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Urges Pentagon to preserve funding for contract management

(Washington, D.C.) – In the wake of a federal indictment alleging a $20 million fraud in an Army Corps of Engineering contract, U.S. Senator Jeanne Shaheen (D-NH) called on Pentagon officials to preserve and strengthen the department’s oversight capabilities as they implement coming budget reductions.

“We cannot allow this kind of fraud to run unchecked,” Shaheen said. “This kind of waste erodes trust in our government and makes our already difficult fiscal situation that much worse. We need robust oversight of all taxpayer dollars, especially big-dollar contracts such as those at the Department of Defense.”

The FBI announced yesterday that it had arrested four Virginia men, including two longtime employees of the U.S. Army Corps of Engineers, on charges that they operated a bribe and kickback scheme that stole $20 million from the government. By falsifying invoices, the group allegedly siphoned money off an otherwise legitimate government contract to purchase luxury cars and high-end watches.

In a letter sent today to Deputy Secretary of Defense Ashton Carter, Shaheen pointed to the criminal case and to the staggering report from the Commission on Wartime Contracting that found as much as $60 billion lost to contract waste and abuse in Iraq and Afghanistan as proof that contract oversight is vital to the protection of taxpayer dollars and to the efficient operation of the Department of Defense.

“The federal government has a responsibility to the taxpayer to not only ensure it receives fair-market value for products and services, but also has the capability to combat fraud and abuse,” the letter says. “Given (the Department of Defense’s) size and budget, as well as the complexity of managing contracts in war-zones, maintaining adequate oversight personnel within (the Department) is critical to providing an effective national defense.”

Senator Shaheen has repeatedly pushed for improvements to contract oversight, including an overhaul of the Special Inspector General for Afghanistan Reconstruction. The full text of the Senator’s letter to Carter is below:

October 05, 2011

The Honorable Ashton Carter

Deputy Secretary of Defense

1000 Defense Pentagon

Washington, DC 20301-1000

Dear Secretary Carter, 

As you make decisions on the Fiscal Year 2013 budget and beyond, I urge you to remain cognizant of the importance of contract management and auditing personnel to the efficient operation of the Department of Defense (DOD).  I recognize the Department will need to make difficult decisions to accommodate deficit reduction efforts and that everything must be on the table.  However, it is also important to ensure that the government has the resources it needs to combat fraud and abuse, and protect our responsibility to taxpayers.  Given DOD’s size and budget, as well as the complexity of managing contracts in war zones, maintaining adequate oversight personnel within DOD is critical to providing an effective national defense.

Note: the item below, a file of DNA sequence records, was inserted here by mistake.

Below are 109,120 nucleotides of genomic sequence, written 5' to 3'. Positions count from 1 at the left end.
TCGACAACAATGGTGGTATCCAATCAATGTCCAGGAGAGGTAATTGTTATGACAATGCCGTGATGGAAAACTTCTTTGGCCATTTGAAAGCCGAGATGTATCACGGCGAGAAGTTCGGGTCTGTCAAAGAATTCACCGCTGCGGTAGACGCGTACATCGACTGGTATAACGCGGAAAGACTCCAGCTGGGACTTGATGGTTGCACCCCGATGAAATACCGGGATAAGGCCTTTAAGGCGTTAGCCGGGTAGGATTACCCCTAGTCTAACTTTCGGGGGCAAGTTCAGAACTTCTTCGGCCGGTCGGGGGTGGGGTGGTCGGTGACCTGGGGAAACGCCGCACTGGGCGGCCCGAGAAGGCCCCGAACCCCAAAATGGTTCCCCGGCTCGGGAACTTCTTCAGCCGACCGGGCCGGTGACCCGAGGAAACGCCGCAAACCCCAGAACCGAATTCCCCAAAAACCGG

The Department faces a unique challenge in overseeing its 450,000 employees and over $600 billion budget.  To meet that challenge, we must ensure those charged with protecting taxpayer investments have the necessary resources and training to fulfill their mission. As a prime example of the difficulty of that task, the Washington Post reported this week on an ongoing investigation of an alleged, multi-million dollar fraud against the Army Corp of Engineers.  According to the report, several Army Corps of Engineers’ employees conspired with a private sector firm to defraud the government of over $20 million.  Though authorities eventually discovered the fraud, we must redouble our efforts to identify criminal activity before millions of dollars are lost.

Over the past 10 years, the conflicts in both Iraq and Afghanistan have demonstrated the fundamental importance of contract oversight in contingency operations.  The Commission on Wartime Contracting’s (CWC) final report estimated that as much as $60 billion was lost to waste and abuse in Iraq and Afghanistan, due in large part to inadequate contract design and management.  Aside from the staggering loss of resources, the U.S. military also acknowledges that poor contractor performance has a direct negative impact on the overall U.S. war effort. Contractors augment our combat personnel by providing the infrastructure development, security services, and logistical support required to conduct counter-insurgency.  Substandard work reflects directly on U.S. military personnel to the benefit of insurgents. Thus, inadequate contract oversight not only wastes taxpayer dollars, it also directly increases risk to our men and women in uniform.   

I fully appreciate the unprecedented fiscal pressure our country faces, and the challenges in allocating resources in an uncertain budget environment.  However, as both the recent Washington Post article and the CWC report have documented, if the Department does not adequately maintain its oversight workforce, too many of our hard-earned tax dollars will be lost to fraud and abuse. Thank you for your continued service on behalf of our men and women in uniform and our nation.


Jeanne Shaheen

United States Senator